The science of Conservation Biology tries to find reasons why biodiversity should be preserved. Biodiversity is the variety of life at three levels: ecosystems, species and genes. Here we focus on the species level. There are many species in the world, between 10 million and 20 million perhaps. Of these, only about 2 million have so far been catalogued by scientists (botanists, entomologists, etc.). Species are disappearing faster than we have time to get to know them. Some ecosystems are characterised by the large number of species they contain (‘species richness’). Other ecosystems (or the same ones) are characterised by the uniqueness of the species they contain (‘endemic species’ in a desert, for instance). Are some species more valuable than others? Are there ‘redundant’ species? These would be species that fulfill no singular function in ecosystems. Nevertheless, we might believe they have a right to live.
It is in the context of such questions in Conservation Biology and in the Economics of Biodiversity that the notion of ‘keystone species’ is pertinent. The term has its origins in Robert Paine’s studies in 1969 of marine biology in California. When the top predator in the ecosystem he studied (a starfish) disappeared, the whole ensemble of species collapsed, hence the architectural analogy with the keystone in an arch.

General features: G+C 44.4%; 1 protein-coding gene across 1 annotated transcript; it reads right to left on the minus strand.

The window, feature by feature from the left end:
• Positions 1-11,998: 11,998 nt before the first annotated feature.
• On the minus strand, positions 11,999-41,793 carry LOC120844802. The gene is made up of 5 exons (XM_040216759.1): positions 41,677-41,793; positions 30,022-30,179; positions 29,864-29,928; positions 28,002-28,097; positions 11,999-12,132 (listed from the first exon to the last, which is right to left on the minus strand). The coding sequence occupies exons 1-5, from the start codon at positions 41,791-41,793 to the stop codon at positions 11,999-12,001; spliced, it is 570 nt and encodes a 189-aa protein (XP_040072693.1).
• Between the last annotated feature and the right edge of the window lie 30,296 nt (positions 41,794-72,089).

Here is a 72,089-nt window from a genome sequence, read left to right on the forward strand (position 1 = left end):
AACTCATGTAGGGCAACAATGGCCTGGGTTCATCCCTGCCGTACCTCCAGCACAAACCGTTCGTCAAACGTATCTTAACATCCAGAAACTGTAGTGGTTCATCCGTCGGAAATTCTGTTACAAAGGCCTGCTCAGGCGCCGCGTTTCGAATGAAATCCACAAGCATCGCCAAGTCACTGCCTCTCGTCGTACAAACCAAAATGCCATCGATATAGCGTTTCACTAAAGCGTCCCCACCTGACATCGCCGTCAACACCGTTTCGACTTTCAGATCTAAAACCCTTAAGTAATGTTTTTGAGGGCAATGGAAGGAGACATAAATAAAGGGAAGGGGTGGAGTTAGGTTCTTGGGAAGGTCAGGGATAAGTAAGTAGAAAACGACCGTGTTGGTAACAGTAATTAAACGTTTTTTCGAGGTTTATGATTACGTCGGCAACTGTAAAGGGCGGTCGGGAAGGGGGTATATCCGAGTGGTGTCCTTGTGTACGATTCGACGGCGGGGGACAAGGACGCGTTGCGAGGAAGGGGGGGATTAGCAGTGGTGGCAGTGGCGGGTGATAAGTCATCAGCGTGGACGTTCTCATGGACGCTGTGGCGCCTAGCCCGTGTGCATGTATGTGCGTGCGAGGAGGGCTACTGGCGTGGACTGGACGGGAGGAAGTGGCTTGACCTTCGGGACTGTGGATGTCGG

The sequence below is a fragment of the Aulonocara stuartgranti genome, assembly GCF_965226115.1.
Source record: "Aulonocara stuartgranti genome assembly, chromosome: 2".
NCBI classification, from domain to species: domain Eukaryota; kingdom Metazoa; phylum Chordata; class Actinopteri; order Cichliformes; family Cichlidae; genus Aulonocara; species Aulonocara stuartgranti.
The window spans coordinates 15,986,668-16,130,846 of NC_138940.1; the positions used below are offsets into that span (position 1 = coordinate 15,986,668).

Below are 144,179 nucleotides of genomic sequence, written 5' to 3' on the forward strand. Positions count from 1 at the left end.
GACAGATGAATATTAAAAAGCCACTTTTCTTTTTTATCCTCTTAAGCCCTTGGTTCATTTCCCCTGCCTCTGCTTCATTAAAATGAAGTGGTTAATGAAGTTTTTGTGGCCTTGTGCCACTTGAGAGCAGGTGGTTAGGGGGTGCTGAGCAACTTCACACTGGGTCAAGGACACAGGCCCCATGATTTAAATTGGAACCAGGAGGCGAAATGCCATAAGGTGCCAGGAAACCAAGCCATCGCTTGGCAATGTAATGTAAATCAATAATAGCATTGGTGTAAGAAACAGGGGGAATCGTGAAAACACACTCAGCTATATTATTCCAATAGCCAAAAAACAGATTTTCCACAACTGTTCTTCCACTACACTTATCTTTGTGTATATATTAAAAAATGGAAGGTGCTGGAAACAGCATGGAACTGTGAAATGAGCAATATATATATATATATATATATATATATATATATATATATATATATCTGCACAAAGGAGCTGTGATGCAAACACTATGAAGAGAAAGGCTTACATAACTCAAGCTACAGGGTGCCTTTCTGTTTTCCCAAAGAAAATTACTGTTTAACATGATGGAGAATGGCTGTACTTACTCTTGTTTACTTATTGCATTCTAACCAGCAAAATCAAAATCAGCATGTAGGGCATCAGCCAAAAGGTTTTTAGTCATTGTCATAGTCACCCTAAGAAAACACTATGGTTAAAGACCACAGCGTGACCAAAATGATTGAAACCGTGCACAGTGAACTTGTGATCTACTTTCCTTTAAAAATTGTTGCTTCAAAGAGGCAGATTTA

Keystone species are those whose importance is disproportionately large relative to their abundance. An ecosystem may experience a complete shift if a keystone species is removed, even though that species seemed to be a small part of the ecosystem as measured by its frequency or by its biomass. Another example of a keystone species would be a predator that ingests numerous individuals of an herbivorous species that would otherwise eliminate many plants, but a keystone species is not always a top predator. If bees disappear, pollination would be negatively affected. Other species are keystone because of their ‘engineering’ roles, burrowing and making tunnels which are used by other species, such as prairie dogs in America.
For further reading:
Paine, R. (1995) A conversation on refining the concept of keystone species, Conservation Biology, 9 (4) 962-964.
This glossary entry is based on a contribution by Jampel Dell Angelo
EJOLT glossary editors: Hali Healy, Sylvia Lorek and Beatriz Rodríguez-Labajos